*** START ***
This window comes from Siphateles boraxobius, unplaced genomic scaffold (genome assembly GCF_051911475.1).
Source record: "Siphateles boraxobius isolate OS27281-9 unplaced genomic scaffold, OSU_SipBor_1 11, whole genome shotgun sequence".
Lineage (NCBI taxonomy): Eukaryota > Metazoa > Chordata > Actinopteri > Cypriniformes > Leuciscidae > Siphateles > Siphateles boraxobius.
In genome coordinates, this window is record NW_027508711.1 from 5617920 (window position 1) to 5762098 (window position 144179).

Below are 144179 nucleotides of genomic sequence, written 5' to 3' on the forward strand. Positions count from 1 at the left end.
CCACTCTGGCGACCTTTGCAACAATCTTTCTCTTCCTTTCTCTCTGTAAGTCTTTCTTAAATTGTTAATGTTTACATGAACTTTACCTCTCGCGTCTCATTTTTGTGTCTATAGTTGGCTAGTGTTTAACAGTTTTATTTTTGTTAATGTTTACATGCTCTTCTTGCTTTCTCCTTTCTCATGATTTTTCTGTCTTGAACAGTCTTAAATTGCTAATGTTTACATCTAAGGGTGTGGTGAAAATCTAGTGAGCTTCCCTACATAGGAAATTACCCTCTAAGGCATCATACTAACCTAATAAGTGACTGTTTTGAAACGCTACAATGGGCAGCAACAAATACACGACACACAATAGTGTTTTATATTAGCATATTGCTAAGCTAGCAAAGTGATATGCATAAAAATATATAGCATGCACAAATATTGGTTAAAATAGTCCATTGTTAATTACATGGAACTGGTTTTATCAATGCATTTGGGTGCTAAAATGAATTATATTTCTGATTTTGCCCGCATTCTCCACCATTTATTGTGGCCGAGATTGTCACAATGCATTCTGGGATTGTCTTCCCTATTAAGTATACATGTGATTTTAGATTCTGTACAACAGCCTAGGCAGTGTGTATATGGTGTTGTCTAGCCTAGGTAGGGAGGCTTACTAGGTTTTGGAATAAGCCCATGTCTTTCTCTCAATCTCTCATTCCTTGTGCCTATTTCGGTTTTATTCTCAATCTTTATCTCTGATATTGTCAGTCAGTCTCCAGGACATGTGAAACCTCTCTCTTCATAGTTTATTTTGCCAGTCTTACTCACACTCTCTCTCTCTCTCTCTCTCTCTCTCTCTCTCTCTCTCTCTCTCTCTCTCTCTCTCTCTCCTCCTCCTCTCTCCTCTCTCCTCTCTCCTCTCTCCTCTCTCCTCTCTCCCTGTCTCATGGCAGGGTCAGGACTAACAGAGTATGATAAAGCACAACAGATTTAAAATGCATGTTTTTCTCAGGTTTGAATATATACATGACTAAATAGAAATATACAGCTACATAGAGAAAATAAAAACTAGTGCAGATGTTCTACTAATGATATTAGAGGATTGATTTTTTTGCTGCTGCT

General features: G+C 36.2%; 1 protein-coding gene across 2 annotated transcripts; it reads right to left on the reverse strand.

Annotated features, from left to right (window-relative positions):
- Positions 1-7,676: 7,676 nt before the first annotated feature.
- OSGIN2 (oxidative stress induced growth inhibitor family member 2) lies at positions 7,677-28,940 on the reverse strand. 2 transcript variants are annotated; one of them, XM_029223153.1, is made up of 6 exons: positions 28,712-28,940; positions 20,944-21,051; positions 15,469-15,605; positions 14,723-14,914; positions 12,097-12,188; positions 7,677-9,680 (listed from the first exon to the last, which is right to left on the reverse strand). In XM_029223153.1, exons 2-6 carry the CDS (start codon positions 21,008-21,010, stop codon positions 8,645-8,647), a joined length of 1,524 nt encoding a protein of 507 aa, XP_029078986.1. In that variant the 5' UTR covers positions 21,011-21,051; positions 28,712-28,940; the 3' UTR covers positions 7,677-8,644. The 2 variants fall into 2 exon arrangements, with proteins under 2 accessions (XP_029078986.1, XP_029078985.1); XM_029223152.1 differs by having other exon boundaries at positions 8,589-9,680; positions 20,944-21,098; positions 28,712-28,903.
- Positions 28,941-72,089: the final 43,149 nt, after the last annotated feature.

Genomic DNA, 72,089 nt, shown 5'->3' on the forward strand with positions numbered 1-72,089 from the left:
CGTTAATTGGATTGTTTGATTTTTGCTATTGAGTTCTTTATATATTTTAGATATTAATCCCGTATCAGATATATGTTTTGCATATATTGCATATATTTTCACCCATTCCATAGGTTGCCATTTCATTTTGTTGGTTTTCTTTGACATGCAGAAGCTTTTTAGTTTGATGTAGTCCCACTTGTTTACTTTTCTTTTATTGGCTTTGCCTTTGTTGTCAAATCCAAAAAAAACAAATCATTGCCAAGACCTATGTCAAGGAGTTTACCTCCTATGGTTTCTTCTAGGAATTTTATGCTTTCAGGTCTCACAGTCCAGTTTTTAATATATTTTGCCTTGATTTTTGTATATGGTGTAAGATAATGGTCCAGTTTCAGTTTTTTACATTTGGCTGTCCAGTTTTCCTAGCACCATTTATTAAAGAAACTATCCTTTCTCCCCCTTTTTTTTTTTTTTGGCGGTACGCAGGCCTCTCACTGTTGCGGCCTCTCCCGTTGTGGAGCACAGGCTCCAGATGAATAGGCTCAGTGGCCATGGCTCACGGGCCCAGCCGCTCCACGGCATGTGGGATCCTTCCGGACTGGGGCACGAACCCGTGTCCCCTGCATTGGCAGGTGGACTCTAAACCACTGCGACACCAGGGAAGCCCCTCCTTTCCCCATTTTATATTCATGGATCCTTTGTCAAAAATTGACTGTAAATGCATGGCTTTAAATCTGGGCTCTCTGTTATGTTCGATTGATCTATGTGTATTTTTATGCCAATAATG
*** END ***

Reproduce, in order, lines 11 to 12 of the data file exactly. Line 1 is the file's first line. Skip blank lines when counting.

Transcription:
- Positions 28,941-72,089: the final 43,149 nt, after the last annotated feature.

Genomic DNA, 72,089 nt, shown 5'->3' on the forward strand with positions numbered 1-72,089 from the left: